It depends on what triggers my imagination. Sometimes I’ll see a minor character on TV who fascinates me and will become the basis for a hero or heroine. Other times, I’ll get the idea for the plot first.
7. Which of your characters do you love/hate/fear/pity the most and why?
My favorite character is Gideon, the hero of my upcoming book. I love his personality and his strength. And in my head, he’s not bad to look at, either ;)
What was the hardest part of writing your book?
Actually, the writing wasn’t that hard. This story really inspired me and I had a relatively easy time writing it. The hardest part I’m anticipating is the marketing of it. I don’t like talking about myself or what I do and I have to get over that in order to promote the book. Plus, I’m understandably nervous about what people will think of it.
9. Did your book require a lot of research? How long does it take to write a book for you?
I did have to do some research, because the hero is in a wheelchair and I needed to learn about that to make it believable. I found a very nice man who was willing to talk to me about his experiences. It was a little awkward at first, asking someone I didn’t know about their life, but ultimately, we became friends.
As for how long it takes me to write a book, well, each one varies. But Heart took me about a year to write and then I spent a long time editing and getting people’s opinions about it.
What are some of the challenges in your writing process?
I think my biggest challenge is finding the time to write and having that time coincide with when I’m inspired to write. Since I don’t plot my stories ahead of time, I write when I’m inspired (the downside of not using an outline). Fitting in writing around my regular life is often difficult, especially when that regular life involves being a mom!
What do you like to do when you’re not writing?
I love spending time with my family and friends. I like to read, write and make people laugh.
What books or authors have influenced your writing?
My favorite romance author is Lynn Kurland. Other authors I like are Charlotte Bronte, Jane Austen, Shakespeare and Arthur Conan Doyle.
13. What so you see for the future of publishing and e-books?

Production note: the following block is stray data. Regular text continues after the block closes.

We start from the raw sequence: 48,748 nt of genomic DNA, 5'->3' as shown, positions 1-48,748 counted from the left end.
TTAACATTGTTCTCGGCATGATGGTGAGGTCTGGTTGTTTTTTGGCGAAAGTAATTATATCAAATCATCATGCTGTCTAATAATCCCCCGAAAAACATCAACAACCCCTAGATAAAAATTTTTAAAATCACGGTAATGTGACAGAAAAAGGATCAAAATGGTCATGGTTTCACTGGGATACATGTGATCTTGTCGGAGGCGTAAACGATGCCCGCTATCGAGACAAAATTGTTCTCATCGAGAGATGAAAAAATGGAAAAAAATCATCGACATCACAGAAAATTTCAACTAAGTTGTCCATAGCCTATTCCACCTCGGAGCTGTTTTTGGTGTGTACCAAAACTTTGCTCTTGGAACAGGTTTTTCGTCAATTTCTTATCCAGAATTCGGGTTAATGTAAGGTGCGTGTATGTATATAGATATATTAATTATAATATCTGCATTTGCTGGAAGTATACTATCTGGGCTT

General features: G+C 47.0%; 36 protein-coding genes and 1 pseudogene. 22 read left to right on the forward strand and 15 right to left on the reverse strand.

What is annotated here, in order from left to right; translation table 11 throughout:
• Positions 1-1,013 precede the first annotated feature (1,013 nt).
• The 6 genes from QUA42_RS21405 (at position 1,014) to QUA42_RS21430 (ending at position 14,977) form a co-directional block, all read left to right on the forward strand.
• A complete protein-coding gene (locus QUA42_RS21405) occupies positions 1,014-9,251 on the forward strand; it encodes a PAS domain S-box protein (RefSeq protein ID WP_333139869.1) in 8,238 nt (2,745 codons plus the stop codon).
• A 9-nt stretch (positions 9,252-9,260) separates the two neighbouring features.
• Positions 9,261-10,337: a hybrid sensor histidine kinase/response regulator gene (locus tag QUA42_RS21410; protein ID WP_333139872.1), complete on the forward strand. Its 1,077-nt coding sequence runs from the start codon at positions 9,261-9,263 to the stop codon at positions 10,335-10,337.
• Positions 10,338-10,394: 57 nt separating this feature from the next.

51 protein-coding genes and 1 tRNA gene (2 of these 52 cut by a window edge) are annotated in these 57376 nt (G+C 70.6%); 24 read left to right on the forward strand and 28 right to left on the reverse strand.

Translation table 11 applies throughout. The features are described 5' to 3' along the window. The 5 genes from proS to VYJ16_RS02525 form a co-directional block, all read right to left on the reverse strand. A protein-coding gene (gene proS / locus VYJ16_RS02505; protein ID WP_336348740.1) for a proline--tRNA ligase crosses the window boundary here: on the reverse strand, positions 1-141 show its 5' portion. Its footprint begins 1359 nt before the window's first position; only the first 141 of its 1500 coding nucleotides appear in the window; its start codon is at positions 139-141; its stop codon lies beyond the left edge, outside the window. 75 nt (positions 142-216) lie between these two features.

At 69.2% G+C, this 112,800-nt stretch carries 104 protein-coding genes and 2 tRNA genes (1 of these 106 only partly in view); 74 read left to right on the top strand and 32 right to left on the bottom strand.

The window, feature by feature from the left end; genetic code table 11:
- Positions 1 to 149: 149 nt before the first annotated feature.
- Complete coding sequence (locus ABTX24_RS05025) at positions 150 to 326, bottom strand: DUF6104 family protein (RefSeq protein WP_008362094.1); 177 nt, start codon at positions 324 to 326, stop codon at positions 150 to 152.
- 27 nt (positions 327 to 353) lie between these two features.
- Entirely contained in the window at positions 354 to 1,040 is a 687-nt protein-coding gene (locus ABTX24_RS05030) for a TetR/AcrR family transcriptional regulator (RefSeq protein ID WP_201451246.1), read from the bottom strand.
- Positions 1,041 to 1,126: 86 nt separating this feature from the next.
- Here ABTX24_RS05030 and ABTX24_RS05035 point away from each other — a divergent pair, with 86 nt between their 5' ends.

I think e-books will increase in popularity and appeal to certain types of readers (for example, young adults and people who travel a lot), but I don’t think anyone is ready to give up their traditional paper books anytime soon.
What are your current books out right now and what are the books coming up for
A Heart of Little Faith is coming out in June and Skin Deep is scheduled for release in November.
15. What advice would you give a new writer just starting out?
Write what you like and don’t give up, no matter how discouraged you get.
16. Where can people learn more about you and your work?
People can check out my website at www.jenniferwilck.com or read my blogs: jenniferwilck.wordpress.com or heroineswithheart.blogspot.com (I’m the Tuesday contributor, but you should check out everyone—they’re all interesting!). Leave me a comment or note, I love to hear from people!
Name: Jennifer Wilck
Book Title: A Heart of Little Faith
Genre: Contemporary Romance
Publisher: Whiskey Creek Press
When Lily races into her friend’s apartment after a disastrous day at work, she never imagines that the man who will rescue her is sitting in a wheelchair playing with her daughter—especially when that man had vowed never to trust another woman again, and to avoid them at all costs.
However, realizing they each have something the other wants, Lily and Gideon come to a truce and make a bargain. Gideon will help Lily’s daughter if Lily will attend work functions with him. Each event that they attend brings them closer to each other, emotionally and sexually. Although unwilling to break his vow, Gideon enjoys the role of protector that he is able to play for Lily, something he never anticipated.
As Lily battles with betraying the memory of her dead husband, and with learning to trust such a guarded man, she offers up a bargain of her own—a massage for a real dinner date. Suddenly thrown into territory that neither one is prepared to handle, they both back away, until Lily gets sick. In her delirium, she mistakes Gideon for her husband, and confesses all of her deepest secrets and reservations to him. He promises himself that he’ll treat her better, and little by little they begin to trust each other, allowing their relationship to develop and blossom.
Just as things seem to be going well, Gideon’s ex-girlfriend—who abandoned him in the hospital at the time of his accident, and told him no woman could possibly love him—reappears. Her reappearance, and Gideon’s and Lily’s subsequent actions, threatens to destroy everything they have worked so hard to build.